What I’m reading: Unprocessed


It’s so nice to get back into the swing of reading. I just finished reading Unprocessed by Megan Kimble and found it utterly inspiring. The book is half-memoir, half fact-finding mission, which made it a very compelling read.

The book is divided into twelve chapters, each covering a specific type of food or food process – meat, dairy, wheat, refrigeration, eating out and so on. Each chapter is chock full of eye opening insights and information, that surprised even a food and nutrition junkie like me. What I loved most about this book were the insights that Megan peppered throughout the book about how eating in an unprocessed way was making her feel, physically and emotionally. She acknowledges the emotional ties we have to food and how difficult it can be to dramatically change eating habits. Her honesty is refreshing.

In that regard, Unprocessed is a big departure from the food and nutrition books I usually read, that are science based and a full of short case studies. A breath of fresh air actually, to look at nutrition and food in a different way.

As I began reading this book, I happened upon an article on ‘processed food’ by Jay Rayner, that ended up being a bit of a straw man. I had this cynicism about ‘processed food’ in my mind when I started Unprocessed. Happily, Megan sets out what she means by ‘processed’ on page 2, stating, “today, the work ‘processed’ refers to the adulterated foods – foods that have been shifted and shaped into packages that are not better, not for us or for the earth. All foods are processed, but if we understand the difference between an apple and a bag of Chex Mix – and we do – and if the space between the two matters for the health of our bodies and the environment – and it does – then the question of what makes a food too processed also matters.” An open, honest and optimistic definition.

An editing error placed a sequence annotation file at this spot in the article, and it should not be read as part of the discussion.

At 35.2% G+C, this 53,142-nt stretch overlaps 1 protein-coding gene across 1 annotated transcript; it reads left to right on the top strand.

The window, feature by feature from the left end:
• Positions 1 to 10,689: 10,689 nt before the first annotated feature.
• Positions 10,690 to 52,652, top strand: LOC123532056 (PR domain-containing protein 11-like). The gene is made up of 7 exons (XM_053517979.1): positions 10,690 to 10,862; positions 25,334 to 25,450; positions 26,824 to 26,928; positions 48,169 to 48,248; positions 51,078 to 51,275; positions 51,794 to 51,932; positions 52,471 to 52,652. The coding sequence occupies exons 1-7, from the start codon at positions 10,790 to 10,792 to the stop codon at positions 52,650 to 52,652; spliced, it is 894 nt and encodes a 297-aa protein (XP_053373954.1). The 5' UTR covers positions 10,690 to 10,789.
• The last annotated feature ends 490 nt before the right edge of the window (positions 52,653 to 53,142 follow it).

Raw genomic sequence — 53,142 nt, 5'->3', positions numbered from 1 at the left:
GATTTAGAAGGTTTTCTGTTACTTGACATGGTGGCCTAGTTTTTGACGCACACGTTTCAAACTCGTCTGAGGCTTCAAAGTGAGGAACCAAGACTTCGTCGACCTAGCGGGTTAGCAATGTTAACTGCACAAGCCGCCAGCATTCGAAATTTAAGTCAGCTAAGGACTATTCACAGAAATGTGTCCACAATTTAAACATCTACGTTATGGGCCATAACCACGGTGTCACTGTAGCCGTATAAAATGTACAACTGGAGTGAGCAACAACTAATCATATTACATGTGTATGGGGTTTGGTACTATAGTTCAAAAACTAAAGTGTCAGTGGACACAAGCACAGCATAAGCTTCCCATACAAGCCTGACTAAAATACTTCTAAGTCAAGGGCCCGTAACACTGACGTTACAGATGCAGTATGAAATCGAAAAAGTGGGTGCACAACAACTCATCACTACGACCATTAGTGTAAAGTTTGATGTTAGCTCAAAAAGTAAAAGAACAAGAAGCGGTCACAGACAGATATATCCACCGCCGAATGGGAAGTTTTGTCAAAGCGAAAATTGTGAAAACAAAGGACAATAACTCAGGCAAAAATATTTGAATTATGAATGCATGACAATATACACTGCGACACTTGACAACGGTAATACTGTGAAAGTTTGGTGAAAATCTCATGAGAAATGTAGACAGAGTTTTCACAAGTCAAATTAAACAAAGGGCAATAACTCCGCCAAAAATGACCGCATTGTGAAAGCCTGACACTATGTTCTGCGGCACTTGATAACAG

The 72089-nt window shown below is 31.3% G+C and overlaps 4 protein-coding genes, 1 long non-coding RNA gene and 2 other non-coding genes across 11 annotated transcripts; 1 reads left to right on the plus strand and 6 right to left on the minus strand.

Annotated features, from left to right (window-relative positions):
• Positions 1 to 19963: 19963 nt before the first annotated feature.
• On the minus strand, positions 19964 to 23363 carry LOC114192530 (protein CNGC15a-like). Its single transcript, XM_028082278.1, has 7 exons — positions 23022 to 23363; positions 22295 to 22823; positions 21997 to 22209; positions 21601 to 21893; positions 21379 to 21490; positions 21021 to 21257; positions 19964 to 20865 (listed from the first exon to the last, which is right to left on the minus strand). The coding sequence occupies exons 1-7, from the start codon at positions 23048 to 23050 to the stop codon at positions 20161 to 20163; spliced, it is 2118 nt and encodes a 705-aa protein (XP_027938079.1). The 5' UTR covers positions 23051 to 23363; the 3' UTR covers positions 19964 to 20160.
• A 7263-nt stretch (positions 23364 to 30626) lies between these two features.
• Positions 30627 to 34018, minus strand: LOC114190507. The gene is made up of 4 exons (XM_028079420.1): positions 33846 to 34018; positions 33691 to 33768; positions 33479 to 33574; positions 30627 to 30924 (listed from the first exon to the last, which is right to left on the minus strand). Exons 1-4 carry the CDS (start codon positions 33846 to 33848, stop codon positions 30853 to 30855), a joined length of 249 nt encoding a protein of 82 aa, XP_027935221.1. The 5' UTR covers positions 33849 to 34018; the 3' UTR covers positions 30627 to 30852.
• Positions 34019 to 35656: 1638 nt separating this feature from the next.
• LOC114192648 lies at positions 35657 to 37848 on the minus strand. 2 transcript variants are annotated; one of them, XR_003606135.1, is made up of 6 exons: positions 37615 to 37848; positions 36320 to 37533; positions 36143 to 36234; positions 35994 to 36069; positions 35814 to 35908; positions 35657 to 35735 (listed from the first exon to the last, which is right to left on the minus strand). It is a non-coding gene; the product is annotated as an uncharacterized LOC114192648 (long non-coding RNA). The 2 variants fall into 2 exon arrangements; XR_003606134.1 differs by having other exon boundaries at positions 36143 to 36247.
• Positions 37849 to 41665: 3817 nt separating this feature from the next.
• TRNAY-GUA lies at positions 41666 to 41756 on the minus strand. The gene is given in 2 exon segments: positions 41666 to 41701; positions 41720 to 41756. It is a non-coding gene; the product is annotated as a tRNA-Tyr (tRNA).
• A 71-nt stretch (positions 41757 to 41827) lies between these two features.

It’s interesting where Megan lands, at the end of her year long unprocessed journey. It’s a similar place that many people who do food challenges or strict eating patterns, such as vegan or paleo, get to after a while. She starts from a strict unprocessed ‘dogma’, where she had been trying to unprocess everything, including making her own sea salt (!)  and butchering her own meat. At the end of her year, she ends up in a more moderate place, concluding after her many food experiments, including grinding her own flour (!), that the best approach is that one that is tailored to you and your lifestyle, “the messy middle”, as she puts it. This balanced approach acknowledges eating as much whole, unprocessed food as possible, with the reality of eating out, social relationships and the fact that life happens and unless you have life threatening allergies, you need to just make the most of whatever situation you happen to be.

Such a great read and I can’t wait see what she does next!

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